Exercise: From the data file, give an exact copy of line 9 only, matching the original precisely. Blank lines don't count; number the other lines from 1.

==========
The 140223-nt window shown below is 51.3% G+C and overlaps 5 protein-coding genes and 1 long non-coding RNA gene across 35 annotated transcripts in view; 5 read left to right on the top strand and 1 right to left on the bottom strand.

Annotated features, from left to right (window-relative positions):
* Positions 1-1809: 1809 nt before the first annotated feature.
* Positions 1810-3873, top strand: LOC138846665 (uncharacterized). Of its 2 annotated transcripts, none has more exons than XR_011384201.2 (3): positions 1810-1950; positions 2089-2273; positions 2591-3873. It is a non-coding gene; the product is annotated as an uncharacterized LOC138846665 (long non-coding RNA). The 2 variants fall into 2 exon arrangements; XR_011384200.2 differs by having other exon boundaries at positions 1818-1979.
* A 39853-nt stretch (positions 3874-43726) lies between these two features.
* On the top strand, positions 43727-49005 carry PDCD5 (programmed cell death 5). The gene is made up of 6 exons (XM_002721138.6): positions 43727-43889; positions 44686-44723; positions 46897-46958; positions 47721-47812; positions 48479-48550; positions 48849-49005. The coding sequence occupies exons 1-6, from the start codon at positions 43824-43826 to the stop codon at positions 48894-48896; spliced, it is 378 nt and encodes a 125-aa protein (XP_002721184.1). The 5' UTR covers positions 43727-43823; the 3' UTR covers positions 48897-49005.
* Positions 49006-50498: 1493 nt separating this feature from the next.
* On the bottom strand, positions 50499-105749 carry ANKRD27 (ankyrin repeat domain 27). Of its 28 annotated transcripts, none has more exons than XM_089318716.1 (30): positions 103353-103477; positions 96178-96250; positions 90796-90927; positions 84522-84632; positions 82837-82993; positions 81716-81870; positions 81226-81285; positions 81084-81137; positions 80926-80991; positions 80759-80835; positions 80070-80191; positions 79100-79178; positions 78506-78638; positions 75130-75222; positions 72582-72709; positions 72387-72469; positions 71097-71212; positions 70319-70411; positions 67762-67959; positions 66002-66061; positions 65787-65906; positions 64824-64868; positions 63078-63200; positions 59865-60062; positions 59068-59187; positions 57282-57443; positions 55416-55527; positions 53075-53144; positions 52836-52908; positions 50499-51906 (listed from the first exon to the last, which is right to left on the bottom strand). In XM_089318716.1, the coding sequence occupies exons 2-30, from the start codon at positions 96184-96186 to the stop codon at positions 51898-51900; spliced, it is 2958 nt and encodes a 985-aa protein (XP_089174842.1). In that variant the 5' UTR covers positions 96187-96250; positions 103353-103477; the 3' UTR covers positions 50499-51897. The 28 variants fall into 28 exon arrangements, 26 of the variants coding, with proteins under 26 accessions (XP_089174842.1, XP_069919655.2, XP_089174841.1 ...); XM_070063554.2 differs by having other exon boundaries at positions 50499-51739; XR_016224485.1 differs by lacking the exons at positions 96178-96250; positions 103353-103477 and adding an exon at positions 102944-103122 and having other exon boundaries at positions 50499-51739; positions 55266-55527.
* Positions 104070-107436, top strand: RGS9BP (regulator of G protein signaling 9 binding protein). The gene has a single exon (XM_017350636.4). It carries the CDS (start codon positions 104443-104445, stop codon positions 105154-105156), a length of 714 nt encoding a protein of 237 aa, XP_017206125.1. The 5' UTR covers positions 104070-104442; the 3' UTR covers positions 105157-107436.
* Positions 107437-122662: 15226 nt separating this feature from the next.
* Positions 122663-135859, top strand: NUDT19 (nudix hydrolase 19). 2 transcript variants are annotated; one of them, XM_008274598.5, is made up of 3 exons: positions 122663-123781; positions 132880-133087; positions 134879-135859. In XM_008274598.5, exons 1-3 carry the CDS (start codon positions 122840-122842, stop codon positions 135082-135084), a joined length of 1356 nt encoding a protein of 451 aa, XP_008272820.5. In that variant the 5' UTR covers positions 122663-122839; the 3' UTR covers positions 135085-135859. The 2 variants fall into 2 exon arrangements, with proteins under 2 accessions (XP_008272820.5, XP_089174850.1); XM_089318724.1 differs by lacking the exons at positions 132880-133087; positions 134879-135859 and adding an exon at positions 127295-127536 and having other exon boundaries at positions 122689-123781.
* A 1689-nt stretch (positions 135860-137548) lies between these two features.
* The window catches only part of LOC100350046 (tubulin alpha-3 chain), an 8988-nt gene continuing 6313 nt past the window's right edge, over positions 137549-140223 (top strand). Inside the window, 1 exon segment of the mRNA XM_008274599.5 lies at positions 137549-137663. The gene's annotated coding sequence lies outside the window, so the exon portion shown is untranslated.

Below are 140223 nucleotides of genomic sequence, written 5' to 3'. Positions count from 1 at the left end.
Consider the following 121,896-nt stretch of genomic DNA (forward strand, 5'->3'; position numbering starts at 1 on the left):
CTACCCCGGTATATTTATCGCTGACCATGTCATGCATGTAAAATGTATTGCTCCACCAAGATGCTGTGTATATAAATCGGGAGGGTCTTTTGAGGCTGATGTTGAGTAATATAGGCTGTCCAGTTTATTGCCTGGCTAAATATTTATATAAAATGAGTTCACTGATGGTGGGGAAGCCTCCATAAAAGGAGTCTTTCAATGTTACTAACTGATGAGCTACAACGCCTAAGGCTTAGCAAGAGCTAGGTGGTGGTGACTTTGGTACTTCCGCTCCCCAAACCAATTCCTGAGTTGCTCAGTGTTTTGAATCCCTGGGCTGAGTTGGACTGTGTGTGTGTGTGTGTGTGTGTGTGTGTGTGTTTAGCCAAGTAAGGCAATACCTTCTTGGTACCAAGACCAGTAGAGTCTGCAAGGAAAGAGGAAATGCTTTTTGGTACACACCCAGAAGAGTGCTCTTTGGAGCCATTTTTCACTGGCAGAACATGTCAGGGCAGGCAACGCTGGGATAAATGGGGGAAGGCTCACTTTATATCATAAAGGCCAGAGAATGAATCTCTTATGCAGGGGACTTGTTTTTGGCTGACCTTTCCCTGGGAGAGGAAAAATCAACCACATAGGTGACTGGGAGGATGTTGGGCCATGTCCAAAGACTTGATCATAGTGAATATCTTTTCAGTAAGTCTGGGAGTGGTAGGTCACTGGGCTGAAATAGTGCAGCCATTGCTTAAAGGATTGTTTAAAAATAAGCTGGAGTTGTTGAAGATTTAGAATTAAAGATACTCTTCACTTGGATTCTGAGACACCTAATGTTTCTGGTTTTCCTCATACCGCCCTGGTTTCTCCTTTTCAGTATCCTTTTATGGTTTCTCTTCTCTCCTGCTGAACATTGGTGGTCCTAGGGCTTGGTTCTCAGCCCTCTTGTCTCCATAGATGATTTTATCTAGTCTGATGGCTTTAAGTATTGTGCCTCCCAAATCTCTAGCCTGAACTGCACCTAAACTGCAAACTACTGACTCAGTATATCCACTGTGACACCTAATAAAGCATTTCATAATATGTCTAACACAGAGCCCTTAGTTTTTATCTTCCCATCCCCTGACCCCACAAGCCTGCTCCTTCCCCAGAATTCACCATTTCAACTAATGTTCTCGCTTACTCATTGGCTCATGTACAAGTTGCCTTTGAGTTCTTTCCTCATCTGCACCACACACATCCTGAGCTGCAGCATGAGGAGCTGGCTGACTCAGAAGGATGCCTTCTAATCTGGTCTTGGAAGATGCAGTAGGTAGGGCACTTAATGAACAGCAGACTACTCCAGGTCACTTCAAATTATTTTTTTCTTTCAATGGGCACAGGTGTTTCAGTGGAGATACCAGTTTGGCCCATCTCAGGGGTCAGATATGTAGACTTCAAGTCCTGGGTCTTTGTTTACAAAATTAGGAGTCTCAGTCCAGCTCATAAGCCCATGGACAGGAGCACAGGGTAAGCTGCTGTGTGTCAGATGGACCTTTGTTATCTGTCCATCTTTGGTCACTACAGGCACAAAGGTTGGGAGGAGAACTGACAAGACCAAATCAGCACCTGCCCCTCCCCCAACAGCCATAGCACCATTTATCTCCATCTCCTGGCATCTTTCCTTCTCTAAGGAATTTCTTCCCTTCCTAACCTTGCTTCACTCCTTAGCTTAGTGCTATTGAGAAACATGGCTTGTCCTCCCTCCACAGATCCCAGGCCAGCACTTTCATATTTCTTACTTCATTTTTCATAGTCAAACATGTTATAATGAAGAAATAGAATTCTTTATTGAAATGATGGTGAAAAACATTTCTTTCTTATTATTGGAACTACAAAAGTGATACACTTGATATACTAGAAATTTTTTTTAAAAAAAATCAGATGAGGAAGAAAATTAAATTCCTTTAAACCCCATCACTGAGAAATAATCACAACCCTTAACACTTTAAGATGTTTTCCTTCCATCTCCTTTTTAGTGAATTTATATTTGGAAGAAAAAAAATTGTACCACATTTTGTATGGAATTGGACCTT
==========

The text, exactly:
* Positions 104070-107436, top strand: RGS9BP (regulator of G protein signaling 9 binding protein). The gene has a single exon (XM_017350636.4). It carries the CDS (start codon positions 104443-104445, stop codon positions 105154-105156), a length of 714 nt encoding a protein of 237 aa, XP_017206125.1. The 5' UTR covers positions 104070-104442; the 3' UTR covers positions 105157-107436.